Smart Cities: Building a People-Centric World
People are entirely responsible for urban development, but they are also the root of all the challenges during its process. Urbanization, alongside the aggregation and circulation of urban populations, promotes the development of civilization, commerce, and technology. Moreover, urban populations — those with high population densities and infrastructure — put pressure on urban management, social resources, and the cost of living, all of which cause urban development issues. To address these challenges, among others, Smart City projects are being established with the ultimate goal of using digital technology to create safer, more efficient cities — and a smarter world.
Using Information and Communications Technology (ICT), city managers can identify existing or emerging problems through effective analysis and use of city data, and collaborate with partners from different fields to formulate prevention plans and solutions, while improving service levels as well as the quality of life. Simply put, technologies drive urban development and benefit people’s lives.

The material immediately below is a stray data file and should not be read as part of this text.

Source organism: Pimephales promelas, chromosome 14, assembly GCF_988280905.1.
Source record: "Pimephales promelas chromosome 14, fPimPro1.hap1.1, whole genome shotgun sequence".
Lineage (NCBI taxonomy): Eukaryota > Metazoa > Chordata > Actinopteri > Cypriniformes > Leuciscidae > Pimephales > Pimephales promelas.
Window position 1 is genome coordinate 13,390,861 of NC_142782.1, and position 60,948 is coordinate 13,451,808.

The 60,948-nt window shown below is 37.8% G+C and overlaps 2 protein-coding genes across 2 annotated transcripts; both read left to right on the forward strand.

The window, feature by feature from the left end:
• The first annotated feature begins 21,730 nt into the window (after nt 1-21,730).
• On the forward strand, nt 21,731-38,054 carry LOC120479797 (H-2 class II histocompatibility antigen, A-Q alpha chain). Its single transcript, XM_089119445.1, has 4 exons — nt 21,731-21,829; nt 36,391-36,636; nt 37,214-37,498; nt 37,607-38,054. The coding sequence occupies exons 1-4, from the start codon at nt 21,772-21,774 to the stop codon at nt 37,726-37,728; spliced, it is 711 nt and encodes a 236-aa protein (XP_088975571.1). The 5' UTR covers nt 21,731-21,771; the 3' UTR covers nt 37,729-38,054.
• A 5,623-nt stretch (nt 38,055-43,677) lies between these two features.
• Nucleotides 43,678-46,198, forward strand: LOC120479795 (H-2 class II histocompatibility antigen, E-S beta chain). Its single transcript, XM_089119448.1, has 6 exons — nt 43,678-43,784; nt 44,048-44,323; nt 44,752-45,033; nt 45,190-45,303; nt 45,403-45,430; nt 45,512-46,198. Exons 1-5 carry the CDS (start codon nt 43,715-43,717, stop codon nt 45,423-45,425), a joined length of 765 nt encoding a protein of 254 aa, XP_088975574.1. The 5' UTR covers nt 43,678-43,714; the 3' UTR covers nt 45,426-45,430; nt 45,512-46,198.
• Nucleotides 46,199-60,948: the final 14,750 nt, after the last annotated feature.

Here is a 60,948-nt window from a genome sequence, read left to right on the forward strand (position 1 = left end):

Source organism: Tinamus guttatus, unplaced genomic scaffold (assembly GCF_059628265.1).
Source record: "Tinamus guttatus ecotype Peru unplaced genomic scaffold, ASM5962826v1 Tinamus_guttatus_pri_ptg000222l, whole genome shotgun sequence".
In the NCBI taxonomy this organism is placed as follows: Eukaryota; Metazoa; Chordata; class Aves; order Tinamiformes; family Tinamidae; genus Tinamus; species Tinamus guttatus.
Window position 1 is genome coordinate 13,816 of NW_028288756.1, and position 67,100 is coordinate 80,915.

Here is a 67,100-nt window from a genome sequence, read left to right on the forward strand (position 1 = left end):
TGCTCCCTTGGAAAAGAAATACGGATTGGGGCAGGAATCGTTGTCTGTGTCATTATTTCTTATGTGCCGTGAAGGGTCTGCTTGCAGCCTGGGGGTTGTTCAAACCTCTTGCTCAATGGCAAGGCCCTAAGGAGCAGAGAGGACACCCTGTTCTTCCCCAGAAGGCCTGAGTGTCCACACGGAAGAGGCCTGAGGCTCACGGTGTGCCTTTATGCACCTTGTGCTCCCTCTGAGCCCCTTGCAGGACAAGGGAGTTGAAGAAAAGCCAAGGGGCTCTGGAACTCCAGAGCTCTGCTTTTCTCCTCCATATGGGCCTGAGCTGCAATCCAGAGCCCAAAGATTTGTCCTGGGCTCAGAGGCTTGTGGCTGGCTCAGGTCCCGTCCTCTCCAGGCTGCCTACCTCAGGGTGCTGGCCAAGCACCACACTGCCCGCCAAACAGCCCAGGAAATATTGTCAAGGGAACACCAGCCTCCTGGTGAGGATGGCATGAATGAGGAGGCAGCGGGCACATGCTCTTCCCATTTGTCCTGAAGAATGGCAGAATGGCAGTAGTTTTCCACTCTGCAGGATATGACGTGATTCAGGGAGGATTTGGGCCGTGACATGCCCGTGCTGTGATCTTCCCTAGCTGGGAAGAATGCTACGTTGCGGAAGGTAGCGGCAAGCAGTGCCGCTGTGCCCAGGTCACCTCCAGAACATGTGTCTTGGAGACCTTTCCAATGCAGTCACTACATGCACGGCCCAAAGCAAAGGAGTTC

As SCEWC CEO Ugo Valenti said at the Shenzhen Smart City Forum with International Friendship Cities, “innovative technologies, including 5G, IoT, AI, and cloud, are disruptively renovating how cities are governed and managed. By nurturing Public-Private-People Partnerships, a co-creation model among government, corporations, and citizens, Smart Cities will facilitate a more open decision-making process, and bring a people-centric new world.”
Different cities from around the world have distinctive construction ideas, all of which are people-centric. Three different Smart City construction cases are presented below.
In September 2015, New York City named its Smart City development strategy “building a smart and equitable city,” and made detailed plans for five sectors: smart building and infrastructure; smart transportation and mobility; smart energy and environment; smart public health and safety; and smart government and community. New York City’s population — almost 8.6 million people — would all benefit from the proposed changes.
Since 2014, the New York City government has launched several projects to prepare for the subsequent strategy release.